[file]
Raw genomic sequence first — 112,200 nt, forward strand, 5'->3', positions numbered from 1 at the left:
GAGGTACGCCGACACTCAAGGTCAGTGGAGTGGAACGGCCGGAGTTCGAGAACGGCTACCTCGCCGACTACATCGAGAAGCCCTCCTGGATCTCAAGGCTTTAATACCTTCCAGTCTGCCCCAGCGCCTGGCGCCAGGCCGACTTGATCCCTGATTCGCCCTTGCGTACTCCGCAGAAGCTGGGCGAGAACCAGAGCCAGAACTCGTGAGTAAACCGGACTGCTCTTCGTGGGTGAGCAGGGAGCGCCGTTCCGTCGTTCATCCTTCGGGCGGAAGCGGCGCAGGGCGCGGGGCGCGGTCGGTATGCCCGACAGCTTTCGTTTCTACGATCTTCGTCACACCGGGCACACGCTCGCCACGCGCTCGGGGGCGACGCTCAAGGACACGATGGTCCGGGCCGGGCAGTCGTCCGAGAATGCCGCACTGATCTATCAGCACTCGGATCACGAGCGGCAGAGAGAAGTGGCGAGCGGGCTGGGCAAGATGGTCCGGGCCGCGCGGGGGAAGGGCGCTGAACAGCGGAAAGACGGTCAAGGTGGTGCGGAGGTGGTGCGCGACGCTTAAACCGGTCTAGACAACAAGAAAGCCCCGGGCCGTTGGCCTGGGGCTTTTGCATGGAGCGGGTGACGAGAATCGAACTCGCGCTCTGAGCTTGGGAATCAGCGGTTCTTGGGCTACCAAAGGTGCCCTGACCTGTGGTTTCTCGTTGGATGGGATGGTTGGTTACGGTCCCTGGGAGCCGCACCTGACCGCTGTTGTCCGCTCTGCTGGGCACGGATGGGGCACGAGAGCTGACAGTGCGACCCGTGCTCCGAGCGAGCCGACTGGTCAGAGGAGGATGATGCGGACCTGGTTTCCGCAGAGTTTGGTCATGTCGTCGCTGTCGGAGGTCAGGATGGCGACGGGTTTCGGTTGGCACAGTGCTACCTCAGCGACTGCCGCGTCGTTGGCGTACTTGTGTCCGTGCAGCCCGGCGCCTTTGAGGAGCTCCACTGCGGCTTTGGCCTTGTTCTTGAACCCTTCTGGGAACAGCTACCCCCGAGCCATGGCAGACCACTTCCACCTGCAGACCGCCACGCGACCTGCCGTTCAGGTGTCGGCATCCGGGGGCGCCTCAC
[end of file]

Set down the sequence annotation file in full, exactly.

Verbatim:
Raw genomic sequence first — 112,200 nt, forward strand, 5'->3', positions numbered from 1 at the left:
GAGGTACGCCGACACTCAAGGTCAGTGGAGTGGAACGGCCGGAGTTCGAGAACGGCTACCTCGCCGACTACATCGAGAAGCCCTCCTGGATCTCAAGGCTTTAATACCTTCCAGTCTGCCCCAGCGCCTGGCGCCAGGCCGACTTGATCCCTGATTCGCCCTTGCGTACTCCGCAGAAGCTGGGCGAGAACCAGAGCCAGAACTCGTGAGTAAACCGGACTGCTCTTCGTGGGTGAGCAGGGAGCGCCGTTCCGTCGTTCATCCTTCGGGCGGAAGCGGCGCAGGGCGCGGGGCGCGGTCGGTATGCCCGACAGCTTTCGTTTCTACGATCTTCGTCACACCGGGCACACGCTCGCCACGCGCTCGGGGGCGACGCTCAAGGACACGATGGTCCGGGCCGGGCAGTCGTCCGAGAATGCCGCACTGATCTATCAGCACTCGGATCACGAGCGGCAGAGAGAAGTGGCGAGCGGGCTGGGCAAGATGGTCCGGGCCGCGCGGGGGAAGGGCGCTGAACAGCGGAAAGACGGTCAAGGTGGTGCGGAGGTGGTGCGCGACGCTTAAACCGGTCTAGACAACAAGAAAGCCCCGGGCCGTTGGCCTGGGGCTTTTGCATGGAGCGGGTGACGAGAATCGAACTCGCGCTCTGAGCTTGGGAATCAGCGGTTCTTGGGCTACCAAAGGTGCCCTGACCTGTGGTTTCTCGTTGGATGGGATGGTTGGTTACGGTCCCTGGGAGCCGCACCTGACCGCTGTTGTCCGCTCTGCTGGGCACGGATGGGGCACGAGAGCTGACAGTGCGACCCGTGCTCCGAGCGAGCCGACTGGTCAGAGGAGGATGATGCGGACCTGGTTTCCGCAGAGTTTGGTCATGTCGTCGCTGTCGGAGGTCAGGATGGCGACGGGTTTCGGTTGGCACAGTGCTACCTCAGCGACTGCCGCGTCGTTGGCGTACTTGTGTCCGTGCAGCCCGGCGCCTTTGAGGAGCTCCACTGCGGCTTTGGCCTTGTTCTTGAACCCTTCTGGGAACAGCTACCCCCGAGCCATGGCAGACCACTTCCACCTGCAGACCGCCACGCGACCTGCCGTTCAGGTGTCGGCATCCGGGGGCGCCTCAC